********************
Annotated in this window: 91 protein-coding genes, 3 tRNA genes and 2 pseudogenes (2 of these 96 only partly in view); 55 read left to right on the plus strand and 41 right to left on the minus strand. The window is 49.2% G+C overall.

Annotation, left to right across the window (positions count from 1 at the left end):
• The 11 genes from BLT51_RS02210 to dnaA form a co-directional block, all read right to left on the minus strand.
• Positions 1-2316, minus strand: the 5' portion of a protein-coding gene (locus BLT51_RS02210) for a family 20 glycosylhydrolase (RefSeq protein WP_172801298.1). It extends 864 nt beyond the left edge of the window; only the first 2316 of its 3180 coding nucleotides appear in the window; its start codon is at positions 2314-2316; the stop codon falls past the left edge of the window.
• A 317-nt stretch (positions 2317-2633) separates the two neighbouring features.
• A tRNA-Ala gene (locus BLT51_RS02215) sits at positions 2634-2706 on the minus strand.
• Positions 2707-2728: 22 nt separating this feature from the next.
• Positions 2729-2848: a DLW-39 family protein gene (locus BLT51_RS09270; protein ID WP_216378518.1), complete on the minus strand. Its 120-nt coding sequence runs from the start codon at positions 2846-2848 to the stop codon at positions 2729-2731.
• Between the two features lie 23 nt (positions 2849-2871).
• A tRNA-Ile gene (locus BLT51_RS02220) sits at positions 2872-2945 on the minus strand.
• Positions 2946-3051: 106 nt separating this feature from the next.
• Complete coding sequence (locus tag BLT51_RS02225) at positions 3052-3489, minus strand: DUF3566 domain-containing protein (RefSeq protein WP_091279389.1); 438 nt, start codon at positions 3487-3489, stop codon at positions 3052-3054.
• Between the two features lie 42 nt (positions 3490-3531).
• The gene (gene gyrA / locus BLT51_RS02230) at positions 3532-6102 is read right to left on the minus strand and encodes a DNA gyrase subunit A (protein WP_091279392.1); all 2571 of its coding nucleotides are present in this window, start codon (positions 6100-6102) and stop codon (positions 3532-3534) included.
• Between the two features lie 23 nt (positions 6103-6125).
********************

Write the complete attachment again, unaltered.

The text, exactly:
Annotated in this window: 91 protein-coding genes, 3 tRNA genes and 2 pseudogenes (2 of these 96 only partly in view); 55 read left to right on the plus strand and 41 right to left on the minus strand. The window is 49.2% G+C overall.

Annotation, left to right across the window (positions count from 1 at the left end):
• The 11 genes from BLT51_RS02210 to dnaA form a co-directional block, all read right to left on the minus strand.
• Positions 1-2316, minus strand: the 5' portion of a protein-coding gene (locus BLT51_RS02210) for a family 20 glycosylhydrolase (RefSeq protein WP_172801298.1). It extends 864 nt beyond the left edge of the window; only the first 2316 of its 3180 coding nucleotides appear in the window; its start codon is at positions 2314-2316; the stop codon falls past the left edge of the window.
• A 317-nt stretch (positions 2317-2633) separates the two neighbouring features.
• A tRNA-Ala gene (locus BLT51_RS02215) sits at positions 2634-2706 on the minus strand.
• Positions 2707-2728: 22 nt separating this feature from the next.
• Positions 2729-2848: a DLW-39 family protein gene (locus BLT51_RS09270; protein ID WP_216378518.1), complete on the minus strand. Its 120-nt coding sequence runs from the start codon at positions 2846-2848 to the stop codon at positions 2729-2731.
• Between the two features lie 23 nt (positions 2849-2871).
• A tRNA-Ile gene (locus BLT51_RS02220) sits at positions 2872-2945 on the minus strand.
• Positions 2946-3051: 106 nt separating this feature from the next.
• Complete coding sequence (locus tag BLT51_RS02225) at positions 3052-3489, minus strand: DUF3566 domain-containing protein (RefSeq protein WP_091279389.1); 438 nt, start codon at positions 3487-3489, stop codon at positions 3052-3054.
• Between the two features lie 42 nt (positions 3490-3531).
• The gene (gene gyrA / locus BLT51_RS02230) at positions 3532-6102 is read right to left on the minus strand and encodes a DNA gyrase subunit A (protein WP_091279392.1); all 2571 of its coding nucleotides are present in this window, start codon (positions 6100-6102) and stop codon (positions 3532-3534) included.
• Between the two features lie 23 nt (positions 6103-6125).